Amazon’s partners in
crime violating privacy are beginning to show just how tight the relationship is between local police and Amazon.
Govtech.com reports an interview with Fresno County Sherriff’s Public Information Officer, Tony Botti. In it, Botti makes two interesting comments:
?I would say to anybody who thinks this is another case of Big Brother watching or us trying to invade privacy, go to step one: it took the consumer to invest in the product,? he said. ?They chose to pay for a service that enables it to be viewed by either us or Ring. The consumer knows what they?re getting into…If you?re a good upstanding person who is doing things lawfully, nobody has concerns.?
I would say in response, consumers know they’re buying a camera that they can view remotely. They can choose to share the video with the Ring community. It is not clear to the consumer that it can be viewed by Ring.
Nowhere is it clear in Amazon’s packaging that it can also be viewed by police. Botti is lying: The consumer does not know what they’re getting into.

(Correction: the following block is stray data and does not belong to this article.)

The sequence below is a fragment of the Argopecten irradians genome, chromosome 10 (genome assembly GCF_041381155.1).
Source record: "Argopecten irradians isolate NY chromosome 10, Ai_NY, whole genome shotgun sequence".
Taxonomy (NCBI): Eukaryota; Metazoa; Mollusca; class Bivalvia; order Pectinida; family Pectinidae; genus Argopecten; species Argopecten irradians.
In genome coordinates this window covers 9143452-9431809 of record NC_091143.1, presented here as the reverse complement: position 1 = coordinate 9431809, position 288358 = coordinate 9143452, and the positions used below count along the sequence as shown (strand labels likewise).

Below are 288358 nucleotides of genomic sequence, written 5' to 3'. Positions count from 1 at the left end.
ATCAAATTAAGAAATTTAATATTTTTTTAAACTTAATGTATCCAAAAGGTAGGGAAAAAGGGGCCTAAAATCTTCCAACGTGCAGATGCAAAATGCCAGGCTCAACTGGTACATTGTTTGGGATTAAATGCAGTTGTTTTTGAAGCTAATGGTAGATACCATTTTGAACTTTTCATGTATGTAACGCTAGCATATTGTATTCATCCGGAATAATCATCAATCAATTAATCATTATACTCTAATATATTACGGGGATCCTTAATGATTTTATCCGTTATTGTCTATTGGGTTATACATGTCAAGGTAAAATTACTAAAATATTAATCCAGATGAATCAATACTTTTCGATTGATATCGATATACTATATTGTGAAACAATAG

However, he noted, there is a workaround if a resident happens to reject a police request. If the community member doesn?t want to supply a Ring video that seems vital to a local law enforcement investigation, police can contact Amazon, which will then essentially ?subpoena? the video.?
?If we ask within 60 days of the recording and as long as it?s been uploaded to the cloud, then Ring can take it out of the cloud and send it to us legally so that we can use it as part of our investigation,? he said.
If people don’t want to supply their video to local law enforcement, Botti says police can contact Amazon, which will essentially “subpoena” the video. Not actually subpoena it. Because “subpoena” is in quotes, preceded by “essentially”, I suspect that it’s not a legitimate subpoena, and that Amazon is providing law enforcement with customer information that hasn’t been court-ordered, against the customer’s wishes.
Amazon, this isn’t good.